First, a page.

First published by GroundUp
An advocacy group for ex-miners who have suffered debilitating lung impairment while working on South Africa’s mines has expressed concern at the slow progress of the trust that is responsible for compensating affected miners.
On 10 July, the Justice for Miners Campaign (J4M), which was formed to advocate for miners and ex-miners that have contracted either or both silicosis and tuberculosis while working in South Africa’s gold mines, published a statement of concern about the current state of operation of the Tshiamiso Trust. The trust was formed following a R5-billion settlement in 2018 class action lawsuit. J4M believes that up to 500,000 ex-miners may qualify for compensation administered by the trust.
J4M contends that the trust is moving too slowly in its formation and operations. To date, no ex-miner party to the settlement has received any compensation from the trust. J4M says the suspension of the lung function tests due to Covid-19 — a measure that is required for an ex-miner to qualify for compensation — will cause “huge delays” in the compensation process.
J4M has proposed that the trust open offices and make use of the paralegals and organisations that were involved in the class action suit.
These organisations have access to scanners, internet and data required to make the system work. They can also double as check points for medical examinations needed to apply for compensation.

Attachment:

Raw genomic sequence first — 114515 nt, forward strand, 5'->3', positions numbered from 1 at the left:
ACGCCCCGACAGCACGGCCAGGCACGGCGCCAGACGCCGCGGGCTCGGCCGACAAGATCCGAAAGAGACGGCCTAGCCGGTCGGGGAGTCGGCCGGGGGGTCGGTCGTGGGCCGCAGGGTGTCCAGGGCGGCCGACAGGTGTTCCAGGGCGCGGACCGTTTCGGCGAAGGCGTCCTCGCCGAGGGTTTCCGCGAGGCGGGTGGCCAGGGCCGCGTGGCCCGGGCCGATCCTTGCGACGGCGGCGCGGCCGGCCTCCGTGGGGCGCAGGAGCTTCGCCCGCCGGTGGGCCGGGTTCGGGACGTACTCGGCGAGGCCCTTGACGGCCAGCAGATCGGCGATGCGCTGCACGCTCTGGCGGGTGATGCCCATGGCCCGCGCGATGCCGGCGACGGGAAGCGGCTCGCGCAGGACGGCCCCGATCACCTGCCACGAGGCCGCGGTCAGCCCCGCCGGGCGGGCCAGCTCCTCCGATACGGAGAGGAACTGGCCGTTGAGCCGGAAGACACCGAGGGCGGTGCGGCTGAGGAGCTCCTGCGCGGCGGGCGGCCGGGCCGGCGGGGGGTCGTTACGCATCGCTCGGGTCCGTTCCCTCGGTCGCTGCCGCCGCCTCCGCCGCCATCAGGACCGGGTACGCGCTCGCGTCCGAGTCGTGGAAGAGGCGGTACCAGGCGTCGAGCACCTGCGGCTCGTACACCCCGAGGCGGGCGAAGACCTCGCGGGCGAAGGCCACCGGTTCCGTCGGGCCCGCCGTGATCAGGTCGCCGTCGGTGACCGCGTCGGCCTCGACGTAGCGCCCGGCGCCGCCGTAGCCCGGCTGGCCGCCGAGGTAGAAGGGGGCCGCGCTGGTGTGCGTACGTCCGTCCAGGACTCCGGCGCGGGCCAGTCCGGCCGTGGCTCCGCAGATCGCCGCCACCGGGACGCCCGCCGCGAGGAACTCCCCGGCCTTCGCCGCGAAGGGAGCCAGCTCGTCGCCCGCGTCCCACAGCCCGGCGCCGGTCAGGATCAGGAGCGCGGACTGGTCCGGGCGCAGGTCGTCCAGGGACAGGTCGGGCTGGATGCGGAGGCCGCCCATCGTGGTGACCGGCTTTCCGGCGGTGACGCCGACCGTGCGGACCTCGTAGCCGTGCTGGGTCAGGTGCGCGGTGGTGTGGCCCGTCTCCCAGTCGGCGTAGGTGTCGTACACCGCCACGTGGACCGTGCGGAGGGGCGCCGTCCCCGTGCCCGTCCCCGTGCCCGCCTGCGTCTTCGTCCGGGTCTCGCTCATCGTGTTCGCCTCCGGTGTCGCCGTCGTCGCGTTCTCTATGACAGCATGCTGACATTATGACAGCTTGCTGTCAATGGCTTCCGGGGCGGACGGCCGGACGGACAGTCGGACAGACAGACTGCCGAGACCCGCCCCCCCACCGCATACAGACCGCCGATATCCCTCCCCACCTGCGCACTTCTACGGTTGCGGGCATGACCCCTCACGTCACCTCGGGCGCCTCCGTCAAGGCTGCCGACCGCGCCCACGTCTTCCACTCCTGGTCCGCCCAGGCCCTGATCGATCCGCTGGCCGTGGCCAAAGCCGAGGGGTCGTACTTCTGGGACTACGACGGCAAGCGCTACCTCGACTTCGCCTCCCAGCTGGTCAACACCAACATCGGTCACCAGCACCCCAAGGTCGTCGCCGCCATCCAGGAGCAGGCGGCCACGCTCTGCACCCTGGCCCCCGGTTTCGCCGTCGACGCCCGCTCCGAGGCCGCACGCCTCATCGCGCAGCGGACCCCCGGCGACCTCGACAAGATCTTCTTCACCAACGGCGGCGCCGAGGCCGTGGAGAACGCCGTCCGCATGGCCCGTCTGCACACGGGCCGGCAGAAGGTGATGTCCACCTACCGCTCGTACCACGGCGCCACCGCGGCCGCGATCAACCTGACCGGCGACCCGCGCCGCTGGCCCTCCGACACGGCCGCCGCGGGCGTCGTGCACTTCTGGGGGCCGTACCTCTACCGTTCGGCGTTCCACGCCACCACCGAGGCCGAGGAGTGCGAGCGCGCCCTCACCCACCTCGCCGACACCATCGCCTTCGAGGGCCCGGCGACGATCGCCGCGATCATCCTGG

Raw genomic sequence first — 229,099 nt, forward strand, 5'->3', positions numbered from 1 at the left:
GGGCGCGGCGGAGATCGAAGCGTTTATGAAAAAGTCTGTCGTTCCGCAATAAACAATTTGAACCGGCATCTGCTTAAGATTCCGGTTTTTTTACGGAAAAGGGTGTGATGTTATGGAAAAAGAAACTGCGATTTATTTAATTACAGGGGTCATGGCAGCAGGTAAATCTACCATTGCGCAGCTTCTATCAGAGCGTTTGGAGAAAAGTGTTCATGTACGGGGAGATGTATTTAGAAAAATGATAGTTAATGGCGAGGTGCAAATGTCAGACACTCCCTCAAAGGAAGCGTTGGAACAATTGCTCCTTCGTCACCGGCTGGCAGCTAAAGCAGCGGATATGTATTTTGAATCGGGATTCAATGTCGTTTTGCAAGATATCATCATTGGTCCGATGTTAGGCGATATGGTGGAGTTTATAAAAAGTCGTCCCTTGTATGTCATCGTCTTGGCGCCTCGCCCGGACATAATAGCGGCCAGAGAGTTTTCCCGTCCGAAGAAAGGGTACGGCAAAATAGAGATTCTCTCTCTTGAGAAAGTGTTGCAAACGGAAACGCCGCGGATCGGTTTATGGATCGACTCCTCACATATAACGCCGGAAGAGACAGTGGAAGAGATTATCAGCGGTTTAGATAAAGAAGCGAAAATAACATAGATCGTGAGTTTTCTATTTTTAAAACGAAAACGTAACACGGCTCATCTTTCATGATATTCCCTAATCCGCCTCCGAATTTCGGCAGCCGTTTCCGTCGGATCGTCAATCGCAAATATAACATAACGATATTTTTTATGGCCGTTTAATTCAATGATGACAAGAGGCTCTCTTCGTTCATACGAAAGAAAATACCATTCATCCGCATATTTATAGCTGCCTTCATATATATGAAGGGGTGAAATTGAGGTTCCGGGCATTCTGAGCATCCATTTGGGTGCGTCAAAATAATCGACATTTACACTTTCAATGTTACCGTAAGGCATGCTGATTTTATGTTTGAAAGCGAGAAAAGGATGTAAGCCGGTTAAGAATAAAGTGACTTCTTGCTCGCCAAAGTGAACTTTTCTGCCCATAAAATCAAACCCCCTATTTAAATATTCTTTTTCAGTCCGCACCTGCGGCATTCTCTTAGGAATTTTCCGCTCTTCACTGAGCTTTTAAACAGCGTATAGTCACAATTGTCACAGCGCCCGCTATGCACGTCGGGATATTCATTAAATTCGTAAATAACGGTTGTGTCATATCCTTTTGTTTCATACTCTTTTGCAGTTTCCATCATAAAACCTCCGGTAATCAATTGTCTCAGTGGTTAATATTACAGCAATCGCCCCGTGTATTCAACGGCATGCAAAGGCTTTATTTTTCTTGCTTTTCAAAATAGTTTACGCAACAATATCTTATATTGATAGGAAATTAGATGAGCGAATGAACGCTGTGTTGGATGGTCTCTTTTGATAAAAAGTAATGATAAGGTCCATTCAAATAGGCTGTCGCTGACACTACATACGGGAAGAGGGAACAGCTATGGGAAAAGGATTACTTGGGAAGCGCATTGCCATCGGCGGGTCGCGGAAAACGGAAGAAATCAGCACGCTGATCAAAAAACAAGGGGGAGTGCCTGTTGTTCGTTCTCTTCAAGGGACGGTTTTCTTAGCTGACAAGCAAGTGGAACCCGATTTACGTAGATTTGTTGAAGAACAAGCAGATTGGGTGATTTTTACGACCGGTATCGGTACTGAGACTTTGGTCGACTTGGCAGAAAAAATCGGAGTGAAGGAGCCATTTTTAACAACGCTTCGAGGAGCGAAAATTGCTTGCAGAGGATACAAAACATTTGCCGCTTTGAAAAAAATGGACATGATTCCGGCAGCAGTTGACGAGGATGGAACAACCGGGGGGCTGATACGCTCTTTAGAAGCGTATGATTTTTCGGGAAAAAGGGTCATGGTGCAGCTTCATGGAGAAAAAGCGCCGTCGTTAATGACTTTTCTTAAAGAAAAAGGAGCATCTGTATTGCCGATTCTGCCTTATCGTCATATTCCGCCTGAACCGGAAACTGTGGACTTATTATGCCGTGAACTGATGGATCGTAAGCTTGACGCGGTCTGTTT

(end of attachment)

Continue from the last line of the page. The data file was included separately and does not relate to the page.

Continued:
In response, the Tshiamiso Trust has defended its progress, saying that while the settlement was made public two years ago, the terms were only reached in late 2019, and that Covid-19 has hampered its ability to discharge its duties. The task of administering the trust requires setting up complex systems, which cannot be rushed.
The trust says that the pilot phase of the compensation process began in late-June 2020, and focuses on ex-miners with second stage silicosis. These miners have existing medical records confirming their lung impairment.
Gold miners in South Africa have been at risk for silicosis, a condition affecting the lungs that develops from exposure to quartz dust, and work-related tuberculosis, which spreads rapidly in the close confines of mines. These lung diseases individually and together can lead to a person suffering impaired breathing, and often early death.